Sydney Charles King
- 229Wallaby Number
Sid King was the perfect foil to the great Cyril Towers and together the two formed one of Australia’s greatest ever midfield partnerships. A wonderful all-round centre, King had few peers when it came to defence. One scribe wrote effusively of King’s defensive abilities: ‘Oh, what a magnificent defender! He flies at opponents and flops them like a wharf-labourer with a bag of spuds.’ Towers held that view that ‘on the score of tackling alone he [King] takes second place to no other player known to me in my association with Rugby Union football.’
The famous Stellenbosch University and Springbok coach, A.F. (‘Oubaas Mark’) Markötter advocated that the centre three-quarter pairing should consist of ‘one attacker - one stopper’. The mighty 1937 Springboks featured that formula with Louis Babrow and Jimmy White. However, New South Wales and Australia had arrived at the same formula more than a decade earlier with the combination of King as the ‘stopper’ and Towers as the ‘attacker’. Born and raised in Sydney, King was educated at Sydney Boys’ High School where he played four years in the 1st XV (1921-24), the last as captain, and represented the Combined GPX XV, as a halfback, in 1924.
King also achieved success in cricket and twice represented the All Schools' XI (1923-24). After school he joined the Western Suburbs club and in that first season of senior football was selected on the New South Wales tour of New Zealand. He played in three of the 11 matches, at fly half, inside centre and then fullback, however ‘Tug’ Morrissey was preferred for the one-off Test.
In 1926 New Zealand came to Australia for a six-match tour that included a three match series with New South Wales. King started all three state fixtures and he also came off the bench to play fullback in the hastily arranged fourth fixture. Although he did not know it at the time the 26-20 win in Sydney was his official Test debut after an ARU decision in 1994 elevated 34 New South Wales matches played against international opposition in the 1920-28 period to Test status (the five 1927/28 Waratahs’ internationals were given Test status in 1986).
On the 1927/28 Waratahs grand tour to the northern hemisphere it was opined that King – who played in four of the five internationals, more than any of the other centres - ‘developed into the finest [Australian] centre of the post-war period’. The Welsh Test, King’s first, proved a triumph for the centre and secured his place in the remaining internationals. King had a big hand in the Waratahs’ first try, one which shocked the Welsh. When Alec Ross daringly punted high from just inside Welsh territory, King ran onto the ball, caught it and drew the Welsh winger Dan Jones before offloading to Johnnie Wallace, who scored. In the second half fellow centre Billy Sheehan kicked for Eric Ford, who was well tackled by fullback Tommy Rees.
As he fell, Ford flicked the ball up to King who sprinted across beside the goal posts to put the game firmly out of the home side’s reach. King went to enjoy two years of undefeated Test rugby as Australia swept the All Blacks in 1929 and a year later defeated the British Lions on their way home from a 1-3 series loss in New Zealand. After a brief retirement in 1931 King returned to top flight rugby for the home Tests against New Zealand. Australia won the opening Test but then suffered a disastrous 3-21 loss in Brisbane.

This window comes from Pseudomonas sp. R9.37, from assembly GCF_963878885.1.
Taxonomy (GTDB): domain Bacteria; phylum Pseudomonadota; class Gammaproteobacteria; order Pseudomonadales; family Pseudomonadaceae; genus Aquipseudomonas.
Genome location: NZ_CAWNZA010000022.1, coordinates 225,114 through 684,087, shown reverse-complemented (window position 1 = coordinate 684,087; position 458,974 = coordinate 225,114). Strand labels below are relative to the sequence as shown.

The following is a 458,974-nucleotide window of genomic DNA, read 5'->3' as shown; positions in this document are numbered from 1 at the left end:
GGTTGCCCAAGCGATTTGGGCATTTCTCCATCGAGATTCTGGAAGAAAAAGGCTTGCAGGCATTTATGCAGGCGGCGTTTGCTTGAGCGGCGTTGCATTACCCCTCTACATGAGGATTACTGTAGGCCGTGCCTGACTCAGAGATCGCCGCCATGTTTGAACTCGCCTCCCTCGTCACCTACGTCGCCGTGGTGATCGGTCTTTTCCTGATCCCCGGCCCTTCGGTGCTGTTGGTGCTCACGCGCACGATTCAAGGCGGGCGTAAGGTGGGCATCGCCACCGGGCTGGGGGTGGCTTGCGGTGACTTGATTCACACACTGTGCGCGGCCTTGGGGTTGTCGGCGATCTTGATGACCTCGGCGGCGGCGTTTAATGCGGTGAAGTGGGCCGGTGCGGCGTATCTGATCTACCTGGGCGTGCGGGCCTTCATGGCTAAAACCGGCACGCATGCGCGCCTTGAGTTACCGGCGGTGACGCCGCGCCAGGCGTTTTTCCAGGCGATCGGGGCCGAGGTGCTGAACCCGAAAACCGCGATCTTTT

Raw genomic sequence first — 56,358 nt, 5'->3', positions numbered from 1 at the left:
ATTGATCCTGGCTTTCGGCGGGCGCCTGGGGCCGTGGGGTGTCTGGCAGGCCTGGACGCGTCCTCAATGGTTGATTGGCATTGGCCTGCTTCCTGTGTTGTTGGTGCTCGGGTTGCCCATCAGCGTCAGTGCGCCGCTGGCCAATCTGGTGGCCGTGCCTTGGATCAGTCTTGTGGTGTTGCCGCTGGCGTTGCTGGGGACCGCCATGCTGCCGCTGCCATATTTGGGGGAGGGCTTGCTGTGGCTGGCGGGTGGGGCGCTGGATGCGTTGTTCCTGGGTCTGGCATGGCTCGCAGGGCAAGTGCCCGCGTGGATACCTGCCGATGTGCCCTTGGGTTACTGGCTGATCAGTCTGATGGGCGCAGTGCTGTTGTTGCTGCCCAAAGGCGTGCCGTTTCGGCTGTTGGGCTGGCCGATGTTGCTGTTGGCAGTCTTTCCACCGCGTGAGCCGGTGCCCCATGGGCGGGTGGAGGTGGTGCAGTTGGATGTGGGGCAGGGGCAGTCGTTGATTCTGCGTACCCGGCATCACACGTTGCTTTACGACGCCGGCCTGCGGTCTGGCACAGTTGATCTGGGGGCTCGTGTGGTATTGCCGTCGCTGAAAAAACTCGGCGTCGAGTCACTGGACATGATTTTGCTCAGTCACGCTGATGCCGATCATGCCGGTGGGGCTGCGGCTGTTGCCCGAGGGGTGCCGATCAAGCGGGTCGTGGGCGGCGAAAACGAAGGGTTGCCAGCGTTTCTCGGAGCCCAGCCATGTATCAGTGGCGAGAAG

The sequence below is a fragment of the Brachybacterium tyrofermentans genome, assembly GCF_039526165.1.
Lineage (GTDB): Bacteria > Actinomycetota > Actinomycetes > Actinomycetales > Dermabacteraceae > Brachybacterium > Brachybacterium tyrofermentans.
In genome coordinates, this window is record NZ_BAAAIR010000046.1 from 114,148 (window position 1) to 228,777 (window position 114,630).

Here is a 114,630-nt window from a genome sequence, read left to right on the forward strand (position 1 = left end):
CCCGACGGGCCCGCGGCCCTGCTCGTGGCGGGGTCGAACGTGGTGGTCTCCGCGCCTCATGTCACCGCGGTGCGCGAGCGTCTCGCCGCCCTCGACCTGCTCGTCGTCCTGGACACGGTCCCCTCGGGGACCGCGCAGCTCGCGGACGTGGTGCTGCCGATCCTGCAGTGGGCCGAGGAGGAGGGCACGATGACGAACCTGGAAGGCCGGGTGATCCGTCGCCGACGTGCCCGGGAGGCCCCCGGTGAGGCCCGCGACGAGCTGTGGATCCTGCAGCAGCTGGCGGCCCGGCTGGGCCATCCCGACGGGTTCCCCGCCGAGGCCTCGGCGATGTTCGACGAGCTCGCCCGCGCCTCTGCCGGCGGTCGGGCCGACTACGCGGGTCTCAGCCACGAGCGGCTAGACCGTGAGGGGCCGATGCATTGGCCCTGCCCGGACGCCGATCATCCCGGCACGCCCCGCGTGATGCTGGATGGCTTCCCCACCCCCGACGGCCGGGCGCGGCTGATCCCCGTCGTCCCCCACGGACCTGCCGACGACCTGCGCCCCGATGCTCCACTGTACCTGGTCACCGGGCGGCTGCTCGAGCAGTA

The national selectors’ response was swift with both King and the legendary Tommy Lawton among four personnel changes for the final international. A few weeks later there were a series of trial matches for the following year’s trip South Africa. Unfortunately King was unavailable for the tour and his representative came to a close. Nonetheless King continued to serve the game as he became a state and Australian selector. His voice continued to be heard through newspaper columns in The Daily Telegraph and other sporting journals. A thoughtful commentator and a talented journalist, King wrote about the game for more than 30 years. Sid King played 14 Tests for Australia in a seven-year Test career.
King won his first Test cap at inside centre, paired with fellow debutant Cyril Towers, in the 26-20 victory over New Zealand at the Sydney Showground. King retained his spot for the final two matches of that series and picked up a fourth cap when he came off the bench to replace ‘Little George’ Mackay at fullback in the 4th Test, 21-28 defeat.
King did not play in the opening Test against Ireland however he was recalled to start in the final four internationals, against Wales, Scotland, England and France. The loss to England at Twickenham was the only match that Australia did not win when King and Towers were the Wallaby centres.
After eight months away King was unable to secure leave for the New South Wales tour of New Zealand.
King was capped in all three home Tests against New Zealand. Towers partnered him in the two Sydney matches while Victoria’s Gordon Sturtridge started at outside centre in Brisbane.
Towers and King were partnered in the 6-5 victory over the British Lions at the S.C.G.
King was unavailable for the Wallaby tour of New Zealand after he announced his retirement from representative rugby.
King won his final two caps when he played alongside Sturtridge and outside Tommy Lawton in the first two Tests of the home series against New Zealand.